8. "Your camera and magazine might need to be connected by a ground wire." Chris, I agree with Jean-Louis's above statement. According to Arri back in the day, the torque motor was grounded to the magazine when locked into place on the mag. When the magazine was attached to the camera, the magazine was supposed to be grounded to the camera. But, back then there must have been occasional problems with grounding the torque motor, so Arri came up with a sure fire solution, ground the torque motor directly to the ground on the battery. Th
  9. The Canon C-16 Macro Zoom was based on the Academy Award winning Canon K-35 Macro Zoom for 35mm cine format cameras. Cinema Products was the distributor for Canon 35mm professional lenses. A 11/1972 ad.... You focusing problem has to do when you have the lens in Macro mode. When you put the lens in Macro mode, you then focus the image with the Macro ring, not the front focusing ring. Canon 1st advertised the 16mm lens in 12/1972 In 1976, the Canon 12-120 was $450 cheaper than the Angenieux 12-120. However, at that time the Angenieux 12-120 was a more popular lens. Th
  10. Pic 16s with 200 ft mag attached. The 200 ft mag is a 'clam shell' type mag, the lid is hinged at the top. Very useable when hand holding, smaller profile, less weight, than 400 ft mag. Not buffeted around as much as the 400 ft mag on windy days when hand held. Nice for short ends on cores 100ft to 199ft.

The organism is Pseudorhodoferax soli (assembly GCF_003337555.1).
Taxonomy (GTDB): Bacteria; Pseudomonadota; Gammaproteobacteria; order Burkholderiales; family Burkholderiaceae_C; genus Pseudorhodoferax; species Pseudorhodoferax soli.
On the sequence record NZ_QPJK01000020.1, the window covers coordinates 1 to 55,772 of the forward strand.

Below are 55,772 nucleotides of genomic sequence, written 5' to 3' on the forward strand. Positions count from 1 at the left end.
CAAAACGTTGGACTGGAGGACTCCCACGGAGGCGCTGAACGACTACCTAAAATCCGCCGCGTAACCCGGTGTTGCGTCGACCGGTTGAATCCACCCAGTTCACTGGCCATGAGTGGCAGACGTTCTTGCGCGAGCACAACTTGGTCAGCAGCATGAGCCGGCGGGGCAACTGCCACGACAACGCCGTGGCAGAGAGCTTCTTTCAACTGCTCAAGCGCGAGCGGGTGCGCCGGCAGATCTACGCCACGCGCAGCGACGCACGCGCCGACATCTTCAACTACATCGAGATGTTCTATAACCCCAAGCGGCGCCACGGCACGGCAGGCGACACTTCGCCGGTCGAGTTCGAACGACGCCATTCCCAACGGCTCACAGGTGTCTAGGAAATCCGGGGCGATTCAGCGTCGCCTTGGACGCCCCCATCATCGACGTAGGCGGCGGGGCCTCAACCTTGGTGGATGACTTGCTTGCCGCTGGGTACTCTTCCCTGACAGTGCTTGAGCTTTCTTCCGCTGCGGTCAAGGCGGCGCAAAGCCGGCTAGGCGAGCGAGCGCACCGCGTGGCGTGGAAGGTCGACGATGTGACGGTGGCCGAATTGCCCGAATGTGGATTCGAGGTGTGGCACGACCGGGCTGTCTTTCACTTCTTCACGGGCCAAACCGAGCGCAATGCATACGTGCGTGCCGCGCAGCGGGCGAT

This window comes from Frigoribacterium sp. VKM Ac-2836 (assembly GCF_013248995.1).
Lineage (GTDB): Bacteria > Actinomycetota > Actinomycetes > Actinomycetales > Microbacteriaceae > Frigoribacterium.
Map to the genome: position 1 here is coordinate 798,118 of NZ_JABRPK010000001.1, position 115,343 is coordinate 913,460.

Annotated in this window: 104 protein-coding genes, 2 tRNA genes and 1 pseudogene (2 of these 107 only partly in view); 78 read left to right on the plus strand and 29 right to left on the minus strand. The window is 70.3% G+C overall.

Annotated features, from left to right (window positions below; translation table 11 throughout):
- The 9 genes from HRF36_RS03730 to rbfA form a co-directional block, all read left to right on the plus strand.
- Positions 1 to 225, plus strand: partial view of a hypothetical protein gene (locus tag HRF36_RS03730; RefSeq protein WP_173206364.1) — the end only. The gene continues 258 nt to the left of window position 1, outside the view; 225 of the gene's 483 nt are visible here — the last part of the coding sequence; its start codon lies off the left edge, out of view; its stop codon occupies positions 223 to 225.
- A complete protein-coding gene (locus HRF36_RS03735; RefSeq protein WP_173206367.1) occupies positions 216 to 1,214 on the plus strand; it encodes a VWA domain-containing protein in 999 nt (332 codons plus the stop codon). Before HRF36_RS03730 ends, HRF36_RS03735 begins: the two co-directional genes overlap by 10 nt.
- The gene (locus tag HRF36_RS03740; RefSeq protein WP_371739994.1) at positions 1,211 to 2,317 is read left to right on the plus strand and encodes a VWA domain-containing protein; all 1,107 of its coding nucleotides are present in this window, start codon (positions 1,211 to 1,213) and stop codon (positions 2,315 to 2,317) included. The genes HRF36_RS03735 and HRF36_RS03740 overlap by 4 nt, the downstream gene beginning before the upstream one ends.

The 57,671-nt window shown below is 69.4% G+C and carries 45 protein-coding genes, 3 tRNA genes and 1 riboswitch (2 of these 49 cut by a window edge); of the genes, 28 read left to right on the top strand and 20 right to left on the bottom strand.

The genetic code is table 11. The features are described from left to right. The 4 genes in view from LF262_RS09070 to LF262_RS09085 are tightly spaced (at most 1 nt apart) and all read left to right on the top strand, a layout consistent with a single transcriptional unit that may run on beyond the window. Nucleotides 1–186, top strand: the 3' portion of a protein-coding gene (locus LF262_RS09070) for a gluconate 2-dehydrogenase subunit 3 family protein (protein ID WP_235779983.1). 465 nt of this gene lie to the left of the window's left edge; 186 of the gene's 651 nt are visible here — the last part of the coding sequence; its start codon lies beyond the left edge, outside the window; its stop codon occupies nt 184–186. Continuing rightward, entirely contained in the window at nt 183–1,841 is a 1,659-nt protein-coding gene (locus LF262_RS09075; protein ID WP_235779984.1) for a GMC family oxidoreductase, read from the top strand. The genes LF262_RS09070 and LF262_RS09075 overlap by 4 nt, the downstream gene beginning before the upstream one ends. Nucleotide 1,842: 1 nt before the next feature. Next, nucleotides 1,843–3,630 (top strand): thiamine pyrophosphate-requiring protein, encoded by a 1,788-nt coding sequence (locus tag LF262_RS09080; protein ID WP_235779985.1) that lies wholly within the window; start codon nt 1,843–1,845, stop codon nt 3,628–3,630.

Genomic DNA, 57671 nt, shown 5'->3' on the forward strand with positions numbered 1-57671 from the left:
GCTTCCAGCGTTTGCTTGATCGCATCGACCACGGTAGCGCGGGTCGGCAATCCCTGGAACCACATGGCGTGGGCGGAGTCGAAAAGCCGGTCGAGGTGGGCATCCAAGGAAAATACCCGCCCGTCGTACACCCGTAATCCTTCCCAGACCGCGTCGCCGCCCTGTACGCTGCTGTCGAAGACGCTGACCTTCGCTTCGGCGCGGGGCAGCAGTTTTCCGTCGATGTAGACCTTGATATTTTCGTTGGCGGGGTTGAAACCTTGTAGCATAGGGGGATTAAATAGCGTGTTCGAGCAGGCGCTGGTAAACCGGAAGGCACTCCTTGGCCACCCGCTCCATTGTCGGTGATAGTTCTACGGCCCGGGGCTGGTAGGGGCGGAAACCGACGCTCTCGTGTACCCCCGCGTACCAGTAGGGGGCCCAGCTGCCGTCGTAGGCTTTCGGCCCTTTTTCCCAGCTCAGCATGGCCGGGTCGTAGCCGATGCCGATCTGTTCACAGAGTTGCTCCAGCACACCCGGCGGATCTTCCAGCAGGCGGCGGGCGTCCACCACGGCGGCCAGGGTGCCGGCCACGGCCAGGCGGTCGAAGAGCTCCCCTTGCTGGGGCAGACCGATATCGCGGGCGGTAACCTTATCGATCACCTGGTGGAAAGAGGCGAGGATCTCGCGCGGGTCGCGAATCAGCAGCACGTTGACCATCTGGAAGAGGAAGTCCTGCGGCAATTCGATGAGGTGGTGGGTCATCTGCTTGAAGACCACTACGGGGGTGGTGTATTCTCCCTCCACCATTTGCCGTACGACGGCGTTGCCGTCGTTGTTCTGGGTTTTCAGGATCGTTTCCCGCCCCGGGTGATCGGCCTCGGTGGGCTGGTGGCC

11. From an early sales brochure... Remember, the 400ft torque motor will not work on the 200 ft magazine.
  12. They are only oddball in this day and age. You are looking for retaining rings, adaptors, step-up adaptors, lens hoods for lenses that were made 50 - 60 years ago. It used to be you would go to your local camera store/shop, and they would have a kit from TIFFEN, EDNALITE, KODAK that had all the small screw-in size rings. You'd pick one out and try it on your lens. If it didn't fit, you had a size that you could start from and look for another ring. Or, the camera dealer would get the right size from the distributor or manufacturer for that lens. But that doesn't help now. Now you ha
  13. Size 4.5 is the old 'series' filter sizes. You'll have to find them on the used market now. Read about them here... https://www.apotelyt.com/photo-accessory/series-filters Buy some here.... ...maybe... :blink: https://www.filterfind.net/Series_4,_4.5.html Starting in the 1930s, filters were also made in a sizing system known as a series mount. The filters themselves were round pieces of glass (or occasionally other materials) with no threads. Very early filters had no rims around the glass, but the more common later production filters had the glass mounted in metal rims. To
  14. The DeVry Standard Automatic camera was available, or put on the market, July 1926. This short article was published in the July issue of a popular Moving Picture magazine.. It seems DeVry was aiming for the 'Amateur' moving picture photographer at that time. This is the cover of one of DeVry's sales brochure from 1926. You'll notice the moving picture photographer in the picture is using the DeVry Standard Automatic camera to photograph what appears to be his family at home. On the back side of this cover, DeVry prints a 'Forward' In December 1926, DeVry runs an
  15. Simon, Are you saying my statement is incorrect?